Following the October release of Rising & Falling, UK duo Layo & Bushwacka announced that they would be ending their 15-year partnership. Given that I attribute much of my current love of tech house to their 2002 album, Night Works, I was naturally dismayed to hear that the duo had decided to go their separate ways. Ever the eternal optimist, however, the one positive I can glean from this news is that it spurred me to buckle down and hammer out this review. Better late than never, right?

Seeing as how Rising & Falling comes almost six years after its predecessor, Feels Closer, it goes without saying that there would be a noticeable shift in Layo & Bushwacka’s sound. This is pretty immediately noticeable from the track following the intro, “Delta Ahead,” which features a moody, ominous sound unlike anything I’ve heard from the duo. “Can’t Hurt You” is simplicity done right, featuring a brilliantly worked snare as a beat that echos throughout the track with mellow vocals and tantalizingly minimal instrumentation. Another favorite of mine is the masterfully layered “Raw Defined,” which utilizes a pulsating bassline with special guest appearances from a couple bizarre samples to form an eargasmicly cohesive track.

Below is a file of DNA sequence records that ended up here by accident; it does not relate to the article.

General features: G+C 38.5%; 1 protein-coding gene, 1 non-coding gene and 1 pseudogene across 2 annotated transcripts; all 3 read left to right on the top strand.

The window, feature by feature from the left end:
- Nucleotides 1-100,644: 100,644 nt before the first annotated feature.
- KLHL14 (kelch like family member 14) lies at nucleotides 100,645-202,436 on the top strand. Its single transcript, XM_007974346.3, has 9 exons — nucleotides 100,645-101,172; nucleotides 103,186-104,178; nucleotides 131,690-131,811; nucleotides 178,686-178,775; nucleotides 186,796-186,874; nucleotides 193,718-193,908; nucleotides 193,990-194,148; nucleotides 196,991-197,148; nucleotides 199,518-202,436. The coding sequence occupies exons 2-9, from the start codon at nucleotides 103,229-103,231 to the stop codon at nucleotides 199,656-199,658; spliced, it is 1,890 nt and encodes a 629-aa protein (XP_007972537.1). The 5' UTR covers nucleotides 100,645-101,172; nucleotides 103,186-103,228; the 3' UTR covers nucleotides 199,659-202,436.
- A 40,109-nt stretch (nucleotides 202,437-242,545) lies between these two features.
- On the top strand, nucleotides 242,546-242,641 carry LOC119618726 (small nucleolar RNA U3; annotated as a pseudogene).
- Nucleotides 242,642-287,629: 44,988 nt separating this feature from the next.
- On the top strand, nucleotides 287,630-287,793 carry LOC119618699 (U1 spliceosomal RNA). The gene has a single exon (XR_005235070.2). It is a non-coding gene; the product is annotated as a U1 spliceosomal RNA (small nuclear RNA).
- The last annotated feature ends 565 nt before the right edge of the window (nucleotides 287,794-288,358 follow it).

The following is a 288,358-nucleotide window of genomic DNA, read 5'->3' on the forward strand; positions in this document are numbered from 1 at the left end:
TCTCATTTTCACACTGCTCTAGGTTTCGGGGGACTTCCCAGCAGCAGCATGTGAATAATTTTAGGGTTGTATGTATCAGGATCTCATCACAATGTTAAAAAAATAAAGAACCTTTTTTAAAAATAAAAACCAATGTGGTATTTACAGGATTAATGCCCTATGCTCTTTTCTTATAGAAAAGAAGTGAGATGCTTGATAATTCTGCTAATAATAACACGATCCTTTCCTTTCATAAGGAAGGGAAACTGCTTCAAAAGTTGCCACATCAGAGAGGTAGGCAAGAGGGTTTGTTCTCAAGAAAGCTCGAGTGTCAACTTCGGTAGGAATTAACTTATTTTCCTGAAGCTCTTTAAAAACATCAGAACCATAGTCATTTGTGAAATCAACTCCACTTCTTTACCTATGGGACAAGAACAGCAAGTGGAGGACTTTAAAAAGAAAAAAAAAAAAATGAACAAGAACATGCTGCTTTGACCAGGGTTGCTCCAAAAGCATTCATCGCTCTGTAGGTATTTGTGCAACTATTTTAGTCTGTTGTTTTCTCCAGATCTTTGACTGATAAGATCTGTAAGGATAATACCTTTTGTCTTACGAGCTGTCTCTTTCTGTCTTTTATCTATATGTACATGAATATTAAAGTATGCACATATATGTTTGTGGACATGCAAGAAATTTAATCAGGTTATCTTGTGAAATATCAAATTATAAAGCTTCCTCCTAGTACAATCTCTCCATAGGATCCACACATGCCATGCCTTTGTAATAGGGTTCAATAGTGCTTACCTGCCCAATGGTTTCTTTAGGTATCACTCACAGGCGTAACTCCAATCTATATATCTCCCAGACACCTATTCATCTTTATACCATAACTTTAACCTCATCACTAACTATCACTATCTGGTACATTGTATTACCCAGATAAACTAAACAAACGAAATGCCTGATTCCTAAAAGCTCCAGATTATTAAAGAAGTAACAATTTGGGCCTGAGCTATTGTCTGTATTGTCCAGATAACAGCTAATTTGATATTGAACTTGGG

Layo and Bushwacka

As can be the case with minimal tunes, there are definitely some points in the record that dragged a bit for me, particularly “Thylacine” and “Born In The Backwoods.” Despite finding this album to be enjoyable overall, I didn’t find many of the tracks to be particularly memorable until several listens later. That being said, I am particularly fond of the tracks I have come to appreciate, and I doubt I’ll be getting sick of them at any point in the near future, if ever.

Overall, I would say that Rising & Falling is more sophisticated and polished than some of Layo & Bushwacka’s earlier releases. It may not be as immediately gratifying as my favorite album of theirs, Night Works, but it’s an introspective work that has had me marinated in musical thoughts for the last couple months, and those don’t come around too often. The album is meticulously crafted and neatly concludes a 15-year musical journey with class.

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